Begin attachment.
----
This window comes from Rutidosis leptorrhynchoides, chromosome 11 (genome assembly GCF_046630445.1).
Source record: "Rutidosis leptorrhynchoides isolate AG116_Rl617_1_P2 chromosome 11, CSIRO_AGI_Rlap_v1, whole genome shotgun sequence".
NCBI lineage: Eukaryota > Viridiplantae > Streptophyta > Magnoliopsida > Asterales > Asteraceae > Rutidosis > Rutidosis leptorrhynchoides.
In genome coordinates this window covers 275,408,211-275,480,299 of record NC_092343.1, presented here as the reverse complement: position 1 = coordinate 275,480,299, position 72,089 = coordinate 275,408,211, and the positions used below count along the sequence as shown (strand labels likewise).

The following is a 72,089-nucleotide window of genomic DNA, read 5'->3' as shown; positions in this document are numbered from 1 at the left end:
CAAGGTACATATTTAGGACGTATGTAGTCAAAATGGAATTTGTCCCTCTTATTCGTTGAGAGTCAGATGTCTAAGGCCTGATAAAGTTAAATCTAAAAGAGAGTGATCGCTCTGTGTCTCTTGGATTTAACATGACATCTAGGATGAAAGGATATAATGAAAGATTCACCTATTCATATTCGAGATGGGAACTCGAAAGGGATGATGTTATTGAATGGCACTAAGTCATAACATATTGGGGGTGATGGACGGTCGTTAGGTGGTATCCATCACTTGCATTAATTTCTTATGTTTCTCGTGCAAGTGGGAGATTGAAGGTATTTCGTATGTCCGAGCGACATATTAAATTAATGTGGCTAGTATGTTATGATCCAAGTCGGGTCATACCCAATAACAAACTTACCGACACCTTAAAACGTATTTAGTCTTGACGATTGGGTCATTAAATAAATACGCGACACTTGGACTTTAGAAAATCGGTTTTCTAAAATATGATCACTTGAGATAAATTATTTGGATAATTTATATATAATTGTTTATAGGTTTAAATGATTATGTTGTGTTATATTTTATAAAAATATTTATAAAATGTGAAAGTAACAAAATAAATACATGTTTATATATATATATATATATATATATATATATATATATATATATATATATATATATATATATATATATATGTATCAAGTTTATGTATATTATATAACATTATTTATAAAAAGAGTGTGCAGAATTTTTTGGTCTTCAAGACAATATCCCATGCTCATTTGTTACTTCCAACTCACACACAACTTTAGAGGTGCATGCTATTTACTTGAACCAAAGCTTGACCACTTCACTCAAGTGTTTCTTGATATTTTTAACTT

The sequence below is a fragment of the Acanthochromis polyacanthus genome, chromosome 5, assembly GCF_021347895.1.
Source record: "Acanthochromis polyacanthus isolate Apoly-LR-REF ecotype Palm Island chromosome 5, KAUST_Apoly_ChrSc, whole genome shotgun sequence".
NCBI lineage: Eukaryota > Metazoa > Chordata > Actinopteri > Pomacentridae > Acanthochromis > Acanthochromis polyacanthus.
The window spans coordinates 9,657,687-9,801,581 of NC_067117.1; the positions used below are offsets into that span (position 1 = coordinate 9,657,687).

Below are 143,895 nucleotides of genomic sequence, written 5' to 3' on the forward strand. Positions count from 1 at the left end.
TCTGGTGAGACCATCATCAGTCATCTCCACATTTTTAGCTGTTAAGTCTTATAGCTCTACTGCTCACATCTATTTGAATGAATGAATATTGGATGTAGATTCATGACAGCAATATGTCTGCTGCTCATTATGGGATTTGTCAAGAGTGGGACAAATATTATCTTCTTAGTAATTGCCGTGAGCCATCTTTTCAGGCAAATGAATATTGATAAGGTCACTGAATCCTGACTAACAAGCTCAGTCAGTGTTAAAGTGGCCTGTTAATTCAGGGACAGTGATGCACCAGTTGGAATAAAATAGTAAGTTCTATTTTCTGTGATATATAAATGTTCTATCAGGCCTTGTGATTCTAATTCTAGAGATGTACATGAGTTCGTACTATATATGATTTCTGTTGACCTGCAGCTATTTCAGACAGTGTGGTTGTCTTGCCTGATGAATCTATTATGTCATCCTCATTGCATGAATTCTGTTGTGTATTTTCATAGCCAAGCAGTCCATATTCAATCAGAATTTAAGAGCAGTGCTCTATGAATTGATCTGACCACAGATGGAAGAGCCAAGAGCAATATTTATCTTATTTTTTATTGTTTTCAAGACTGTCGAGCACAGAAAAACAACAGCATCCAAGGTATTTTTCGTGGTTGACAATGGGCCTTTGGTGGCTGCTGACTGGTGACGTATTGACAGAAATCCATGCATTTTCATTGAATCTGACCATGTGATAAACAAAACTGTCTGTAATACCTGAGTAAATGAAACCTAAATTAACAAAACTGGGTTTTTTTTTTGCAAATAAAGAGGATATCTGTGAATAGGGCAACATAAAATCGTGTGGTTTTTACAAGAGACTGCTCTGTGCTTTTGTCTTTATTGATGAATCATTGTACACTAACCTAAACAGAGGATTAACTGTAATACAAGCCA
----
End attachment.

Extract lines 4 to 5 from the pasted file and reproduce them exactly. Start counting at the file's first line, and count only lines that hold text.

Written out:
In genome coordinates this window covers 275,408,211-275,480,299 of record NC_092343.1, presented here as the reverse complement: position 1 = coordinate 275,480,299, position 72,089 = coordinate 275,408,211, and the positions used below count along the sequence as shown (strand labels likewise).

The following is a 72,089-nucleotide window of genomic DNA, read 5'->3' as shown; positions in this document are numbered from 1 at the left end: